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Amazon updates ToS for Authors

I’ve written before about how important it is for any indie or hybrid-author to keep up with the terms of service for all outlets for their books. That is particularly important because those ToS are fluid. Every store changes them from time to time. Sometimes it is in response to a problem they have seen. Sometimes it is in response to what other stores have done. The reason for the change isn’t really important. What is important is that we, as authors, know what the rules are and do whatever it takes to stay in good standing with the store.

Before we get to the update to Amazon’s ToS, let’s revisit #cockygate for a moment. I’m not going to spend much time on it. Let’s just say that Faleena Hopkins was handed her first legal defeat, or at least her first legal setback, in her attempt to prevent other romance authors from using the word “cocky” in the titles of their books. In his denial of her TRO against a series of authors – and a publicist – the judge noted that he doubted she could prevail at trial. Whether she continues to press the matter until the September court date or not, only she knows. However, she has the Author’s Guild and RWA against her and those two organizations have a lot more heavy hitters on their legal team than she does. My guess? This will disappear sooner or later but it will have done what Hopkins wanted — it will have caused a great deal of PR around her name and her work and it seems clear that she is of the belief that any kind of publicity is good publicity. Shrug.

On to Amazon. The change to their ToS is in response to what David Gaughran calls #Tiffanygate and is in response to those authors who are “book stuffers”. Book stuffers are those who add multiple titles into their Kindle Unlimited titles in an effort to inflate their KU pages read payouts. We’re not talking about authors who put out collections. We’re talking about those authors like Chance Carter, who Gaughran calls “the unofficial leader of the book stuffers.”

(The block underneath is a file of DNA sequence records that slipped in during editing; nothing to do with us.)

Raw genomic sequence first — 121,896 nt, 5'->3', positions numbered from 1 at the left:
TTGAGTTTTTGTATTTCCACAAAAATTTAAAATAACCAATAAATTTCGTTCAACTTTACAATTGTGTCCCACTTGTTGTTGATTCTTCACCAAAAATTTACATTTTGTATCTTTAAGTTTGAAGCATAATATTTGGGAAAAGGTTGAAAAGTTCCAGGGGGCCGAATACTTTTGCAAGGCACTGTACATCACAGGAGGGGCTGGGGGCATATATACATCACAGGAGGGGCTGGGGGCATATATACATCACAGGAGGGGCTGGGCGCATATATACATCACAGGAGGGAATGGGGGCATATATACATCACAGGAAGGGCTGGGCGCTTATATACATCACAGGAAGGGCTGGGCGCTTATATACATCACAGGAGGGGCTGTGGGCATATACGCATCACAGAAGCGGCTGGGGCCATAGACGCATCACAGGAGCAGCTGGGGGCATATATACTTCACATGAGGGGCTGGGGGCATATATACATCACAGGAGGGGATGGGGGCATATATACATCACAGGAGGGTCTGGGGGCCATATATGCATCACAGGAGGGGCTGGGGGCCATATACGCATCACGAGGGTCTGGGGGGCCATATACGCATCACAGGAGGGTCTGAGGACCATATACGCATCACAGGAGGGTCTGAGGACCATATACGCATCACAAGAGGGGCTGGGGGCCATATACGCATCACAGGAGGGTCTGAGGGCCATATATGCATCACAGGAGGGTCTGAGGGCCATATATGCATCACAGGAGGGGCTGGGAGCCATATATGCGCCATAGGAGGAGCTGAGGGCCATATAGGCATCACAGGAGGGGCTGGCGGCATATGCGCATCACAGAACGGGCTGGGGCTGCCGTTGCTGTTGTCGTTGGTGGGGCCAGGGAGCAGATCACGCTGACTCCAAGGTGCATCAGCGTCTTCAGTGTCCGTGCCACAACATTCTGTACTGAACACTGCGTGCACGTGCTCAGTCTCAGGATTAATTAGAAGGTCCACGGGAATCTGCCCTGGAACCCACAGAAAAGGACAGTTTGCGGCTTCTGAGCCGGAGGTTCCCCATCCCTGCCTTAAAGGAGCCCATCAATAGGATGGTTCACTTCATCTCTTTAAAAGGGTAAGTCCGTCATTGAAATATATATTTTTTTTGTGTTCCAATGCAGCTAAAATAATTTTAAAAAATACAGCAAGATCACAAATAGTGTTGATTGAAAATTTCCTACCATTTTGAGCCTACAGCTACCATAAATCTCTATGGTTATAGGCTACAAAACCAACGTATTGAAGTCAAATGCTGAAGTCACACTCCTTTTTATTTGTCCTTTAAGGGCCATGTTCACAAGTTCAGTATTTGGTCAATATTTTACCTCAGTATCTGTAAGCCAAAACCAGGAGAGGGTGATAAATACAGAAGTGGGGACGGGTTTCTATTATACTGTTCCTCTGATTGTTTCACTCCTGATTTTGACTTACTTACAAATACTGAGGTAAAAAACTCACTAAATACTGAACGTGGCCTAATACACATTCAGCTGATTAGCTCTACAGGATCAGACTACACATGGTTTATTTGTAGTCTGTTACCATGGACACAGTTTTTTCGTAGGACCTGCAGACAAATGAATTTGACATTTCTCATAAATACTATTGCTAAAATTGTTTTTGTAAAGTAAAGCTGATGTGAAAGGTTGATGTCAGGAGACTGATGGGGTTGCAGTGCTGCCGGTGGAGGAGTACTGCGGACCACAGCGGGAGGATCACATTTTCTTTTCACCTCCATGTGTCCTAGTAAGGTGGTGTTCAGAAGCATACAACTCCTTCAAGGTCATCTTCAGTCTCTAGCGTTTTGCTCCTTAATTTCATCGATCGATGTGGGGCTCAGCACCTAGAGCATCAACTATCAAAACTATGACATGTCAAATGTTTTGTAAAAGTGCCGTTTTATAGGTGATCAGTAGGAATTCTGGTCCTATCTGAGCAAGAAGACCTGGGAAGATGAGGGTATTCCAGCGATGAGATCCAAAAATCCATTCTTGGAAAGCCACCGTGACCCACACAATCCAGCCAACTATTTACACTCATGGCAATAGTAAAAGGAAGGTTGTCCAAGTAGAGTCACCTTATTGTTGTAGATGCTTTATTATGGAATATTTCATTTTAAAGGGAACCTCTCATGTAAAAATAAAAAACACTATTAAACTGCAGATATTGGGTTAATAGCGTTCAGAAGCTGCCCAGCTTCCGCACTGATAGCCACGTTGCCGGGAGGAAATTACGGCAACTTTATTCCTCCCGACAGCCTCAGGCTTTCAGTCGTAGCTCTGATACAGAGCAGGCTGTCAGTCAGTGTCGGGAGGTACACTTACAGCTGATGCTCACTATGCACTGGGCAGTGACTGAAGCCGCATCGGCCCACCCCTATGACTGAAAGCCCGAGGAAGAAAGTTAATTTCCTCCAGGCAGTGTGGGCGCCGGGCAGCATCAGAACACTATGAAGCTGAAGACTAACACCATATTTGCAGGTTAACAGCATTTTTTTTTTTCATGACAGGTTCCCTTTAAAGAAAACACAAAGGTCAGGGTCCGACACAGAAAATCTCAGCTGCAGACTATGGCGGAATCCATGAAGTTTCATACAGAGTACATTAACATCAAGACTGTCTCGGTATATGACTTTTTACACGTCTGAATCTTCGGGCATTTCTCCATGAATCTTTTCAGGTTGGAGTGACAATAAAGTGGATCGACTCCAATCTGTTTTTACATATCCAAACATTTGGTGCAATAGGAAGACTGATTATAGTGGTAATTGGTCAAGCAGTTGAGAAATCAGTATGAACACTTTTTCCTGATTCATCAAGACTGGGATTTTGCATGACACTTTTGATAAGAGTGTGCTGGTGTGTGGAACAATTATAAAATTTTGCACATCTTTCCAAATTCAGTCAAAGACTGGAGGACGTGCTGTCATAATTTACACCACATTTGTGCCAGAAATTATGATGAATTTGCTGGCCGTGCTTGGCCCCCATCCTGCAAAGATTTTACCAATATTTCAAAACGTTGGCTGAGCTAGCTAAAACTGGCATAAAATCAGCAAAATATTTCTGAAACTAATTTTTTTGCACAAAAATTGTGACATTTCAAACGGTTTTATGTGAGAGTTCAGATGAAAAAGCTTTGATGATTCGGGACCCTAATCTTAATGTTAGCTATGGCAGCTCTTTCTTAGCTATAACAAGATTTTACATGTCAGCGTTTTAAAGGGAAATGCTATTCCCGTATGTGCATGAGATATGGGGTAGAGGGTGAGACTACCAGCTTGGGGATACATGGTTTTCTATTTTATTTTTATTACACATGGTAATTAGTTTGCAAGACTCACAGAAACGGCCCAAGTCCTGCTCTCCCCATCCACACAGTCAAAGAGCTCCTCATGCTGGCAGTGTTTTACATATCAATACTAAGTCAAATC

Not only did Carter “stuff” the books, he incentivized it. He also added a “click to the end” sort of thing that would make it look as if all the pages in the stuffed book had been read, thereby giving him a larger payout.

Amazon finally took steps to stop this sort of behavior (although it appear Carter and others are still trying to get around the rules. But it will take time for Amazon’s little bots to crawl through all the titles and pull them and then do so again when the authors try a new way to get around the rules yet again). The updated rules on bonus content can be found here.

The new rules are really very simple.

  • Bonus content must be relevant to the customer (if your book is a romance title, don’t add hard SF “bonus material”, for example.)
  • The bonus content should not disrupt the reading experience. (In other words, don’t have it in the middle of the main story where they have to either read it to continue reading the main story or click past it)
  • Bonus content must be at the end of the book
  • Bonus content must be listed in the table of contents
  • Bonus content should not make up more than approximately 10% of your book.
  • Bonus material must also meet the content requirements for KU
    • It must be exclusive to Amazon
    • “disruptive links” aren’t allowed
    • there must not be promises of gifts or rewards
  • Titles must meet the metadata guidelines

Now, most of these rules were already in place. What wasn’t specifically spelled out was easily discerned from the content. However, authors like Carter make it necessary for Amazon and other stores to become more and more specific simply because they try to game the system. They are the writing world’s equivalent to those folks who have made it necessary to print warnings on coffee cups that the contents might be hot or that you can fall off a ladder.

So, what is there to take away from all this (other than don’t be an ass and try to game the system)? Just be honest with your readers. Tell them upfront what they are getting. Be responsible to your fellow writers. Don’t let greed or just a need to beat the system ruin it for everyone.

When is the last time you checked the ToS for the stores you sell your titles through?

Until later.

  1. Draven #

    so i was just thinking… if you did a choose your own adventure type book, would sending a particular set of choices to much later in teh page count of the book, make it appear that the person has read that much of the book? also, on a book where readers don’t go thru all the pages, how would KU calculate whether they have read it or not? I’m not planning on writing one, I am just trying to think of a case where you would legitimately skip around in a fiction book.

    June 5, 2018